Dexter Tornado 10 years later: Remembering the community response


The Dexter Tornado of 2012. photo provided by Quaila Pant

In the aftermath of the EF3 tornado that hit Dexter 10 years ago, one theme that shone through in the midst of the damage was the community effort to help those in need.

The tornado struck on Thursday, March 15, 2012. By nightfall the heavy damage was apparent as Dexter-Pinckney Road was closed down because of debris while homes in neighborhoods like Carriage Hills and Huron Farms saw significant damage.

Fortunately, there were no deaths, but there were many people in need of help.

On the anniversary of the tornado, The Sun Times News (STN) looked back and spoke with some community members about the disaster relief effort.

Steve Feinman, who is also part of the Rotary Club of Dexter and is a former Dexter Township Board Trustee, remembers what stood out to him.

“The real story was the way the community went into action to help,” Feinman said.

There were various examples of this.

One big immediate need was getting the roads cleared. To address this, the Dexter Township Board at that time approved $200,000 toward the clean-up efforts on public right of ways.

And then help came from groups and places such as the Kiwanis and Lions Club, Busch’s grocery store, Operation BBQ Relief, LaFontaine Chevrolet, the Rotary and Red Cross.

For many offering help, it was just the natural and right thing to do.

The Lions Club is a great example of the community effort.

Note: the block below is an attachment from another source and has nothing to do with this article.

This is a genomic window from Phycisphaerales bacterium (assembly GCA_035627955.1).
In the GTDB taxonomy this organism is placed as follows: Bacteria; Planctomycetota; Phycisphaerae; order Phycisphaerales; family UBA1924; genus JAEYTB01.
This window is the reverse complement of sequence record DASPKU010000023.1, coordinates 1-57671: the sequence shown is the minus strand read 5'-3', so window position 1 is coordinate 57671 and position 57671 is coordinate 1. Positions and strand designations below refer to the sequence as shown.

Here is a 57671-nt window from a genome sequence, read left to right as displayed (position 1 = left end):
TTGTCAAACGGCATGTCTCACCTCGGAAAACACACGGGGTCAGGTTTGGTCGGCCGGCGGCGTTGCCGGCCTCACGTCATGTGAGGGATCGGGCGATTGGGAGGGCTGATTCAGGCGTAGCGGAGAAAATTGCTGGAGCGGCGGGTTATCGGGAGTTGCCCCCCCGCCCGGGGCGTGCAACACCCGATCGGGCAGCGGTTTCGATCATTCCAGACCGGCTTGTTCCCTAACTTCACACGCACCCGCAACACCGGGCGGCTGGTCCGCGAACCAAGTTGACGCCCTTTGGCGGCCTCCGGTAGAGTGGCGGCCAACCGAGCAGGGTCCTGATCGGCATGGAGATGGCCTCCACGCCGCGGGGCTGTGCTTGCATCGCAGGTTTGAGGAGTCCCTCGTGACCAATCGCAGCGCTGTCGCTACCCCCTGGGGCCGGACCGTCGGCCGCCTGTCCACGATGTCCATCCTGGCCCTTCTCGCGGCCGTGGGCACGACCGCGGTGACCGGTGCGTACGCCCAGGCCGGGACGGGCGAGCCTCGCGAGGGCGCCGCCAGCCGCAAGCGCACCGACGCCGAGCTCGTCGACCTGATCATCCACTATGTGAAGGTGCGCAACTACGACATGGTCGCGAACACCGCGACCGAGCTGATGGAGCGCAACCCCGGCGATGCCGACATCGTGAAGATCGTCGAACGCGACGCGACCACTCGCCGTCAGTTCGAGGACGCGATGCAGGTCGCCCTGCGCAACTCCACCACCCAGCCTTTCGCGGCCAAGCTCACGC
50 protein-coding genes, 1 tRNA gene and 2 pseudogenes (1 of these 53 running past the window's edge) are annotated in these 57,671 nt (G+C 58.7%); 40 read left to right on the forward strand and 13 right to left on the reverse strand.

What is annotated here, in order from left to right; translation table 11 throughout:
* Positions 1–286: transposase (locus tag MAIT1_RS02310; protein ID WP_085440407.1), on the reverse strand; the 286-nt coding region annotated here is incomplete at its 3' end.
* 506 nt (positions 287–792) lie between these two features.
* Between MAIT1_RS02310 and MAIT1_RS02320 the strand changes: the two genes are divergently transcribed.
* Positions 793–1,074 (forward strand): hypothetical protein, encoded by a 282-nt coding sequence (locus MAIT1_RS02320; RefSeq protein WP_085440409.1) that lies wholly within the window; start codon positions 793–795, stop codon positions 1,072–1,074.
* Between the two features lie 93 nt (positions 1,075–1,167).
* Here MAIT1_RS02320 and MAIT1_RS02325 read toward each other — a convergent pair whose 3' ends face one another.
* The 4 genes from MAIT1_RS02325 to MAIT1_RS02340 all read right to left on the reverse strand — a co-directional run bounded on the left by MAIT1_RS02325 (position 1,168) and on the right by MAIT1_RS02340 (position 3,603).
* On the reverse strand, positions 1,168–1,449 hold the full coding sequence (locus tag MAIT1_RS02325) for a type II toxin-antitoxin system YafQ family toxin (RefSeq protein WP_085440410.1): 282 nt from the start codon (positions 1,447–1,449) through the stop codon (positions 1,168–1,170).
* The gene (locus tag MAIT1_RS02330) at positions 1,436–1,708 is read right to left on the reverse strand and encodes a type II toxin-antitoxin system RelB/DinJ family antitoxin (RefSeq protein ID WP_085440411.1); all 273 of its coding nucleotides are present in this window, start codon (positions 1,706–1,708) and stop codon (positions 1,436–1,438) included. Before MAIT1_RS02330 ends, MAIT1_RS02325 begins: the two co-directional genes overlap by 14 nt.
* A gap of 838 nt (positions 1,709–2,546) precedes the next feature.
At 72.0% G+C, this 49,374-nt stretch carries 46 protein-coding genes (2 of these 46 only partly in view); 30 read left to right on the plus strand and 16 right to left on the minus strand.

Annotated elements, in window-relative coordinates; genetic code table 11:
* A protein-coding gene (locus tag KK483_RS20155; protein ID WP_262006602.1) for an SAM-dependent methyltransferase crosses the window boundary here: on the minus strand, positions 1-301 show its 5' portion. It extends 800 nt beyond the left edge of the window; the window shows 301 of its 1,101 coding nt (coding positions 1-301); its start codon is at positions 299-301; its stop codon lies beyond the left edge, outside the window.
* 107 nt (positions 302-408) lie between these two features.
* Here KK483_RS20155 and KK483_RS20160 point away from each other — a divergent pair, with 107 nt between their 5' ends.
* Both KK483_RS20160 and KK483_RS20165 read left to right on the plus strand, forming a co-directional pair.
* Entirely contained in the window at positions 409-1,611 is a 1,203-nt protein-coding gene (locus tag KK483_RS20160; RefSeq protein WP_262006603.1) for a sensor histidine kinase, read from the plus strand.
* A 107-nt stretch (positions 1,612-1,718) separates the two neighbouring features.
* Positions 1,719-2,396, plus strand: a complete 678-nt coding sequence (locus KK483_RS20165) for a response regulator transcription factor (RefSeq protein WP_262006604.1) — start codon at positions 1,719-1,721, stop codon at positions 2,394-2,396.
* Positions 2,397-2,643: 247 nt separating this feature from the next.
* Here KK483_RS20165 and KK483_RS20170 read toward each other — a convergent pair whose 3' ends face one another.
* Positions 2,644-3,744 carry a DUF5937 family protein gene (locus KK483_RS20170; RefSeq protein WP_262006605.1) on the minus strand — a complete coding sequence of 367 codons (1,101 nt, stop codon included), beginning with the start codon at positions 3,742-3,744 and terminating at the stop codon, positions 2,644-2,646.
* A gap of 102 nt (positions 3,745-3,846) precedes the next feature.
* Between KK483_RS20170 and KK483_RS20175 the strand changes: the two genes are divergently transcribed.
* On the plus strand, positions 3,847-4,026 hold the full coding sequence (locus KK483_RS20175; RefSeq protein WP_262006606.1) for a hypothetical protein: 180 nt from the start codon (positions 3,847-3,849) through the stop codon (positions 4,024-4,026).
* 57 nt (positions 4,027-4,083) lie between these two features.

Longtime Lions Club member Dick Dettling said in the days that followed the tornado the club was able to secure a grant from Lions International to help with the effort. He said they bought thousands of dollars worth of gift cards from Busch’s, Meijer and Country Market and handed them out to residents in the neighborhoods left heavily damaged by the storm.

Lions Club members handed out supplies and lent a hand for those impacted by the tornado. photo courtesy of Ron Raiford

Lions Club member Ron Raiford said by 9 a.m. the morning after the tornado, Lions International had wired $10,000 into their emergency fund account to be used to help members in the community.

“We took that money and went and bought $250 gift cards to be given to those in need,” he said. “We split the club into four groups that each went to the different areas affected.”

Both Dettling and Raiford said the Lions are usually ready to respond in a community disaster. They have provided support for families that have lost their homes to fire as well.

Looking back, Raiford said, “I was new to the club at the time and I got to see first-hand what leadership looks like. They were a well-oiled machine that sprang into action as soon as they assessed the damage. I couldn't have been any prouder to be part of a community organization as the Lions.”

STN also spoke with Quaila Pant of LaFontaine Automotive about the community response. With many homes near LaFontaine left damaged, the auto dealership became a hub for some of the support going out to the community, including the Red Cross and Operation BBQ Relief.

For Pant, who has also served on the Chamber of Commerce and Rotary Club, the day of the tornado was her first day on the job at LaFontaine. She remembers the scary moments attending a Chamber dinner as the tornado hit and heading into the basement for cover, and then in the aftermath seeing the damage done.

After what ended up being a scary first day, it was in the days that followed where she saw some memorable moments.

“It was amazing to see the community come together,” Pant said.

Operation BBQ Relief fed many people impacted by the tornado. photo provided by Quaila Pant
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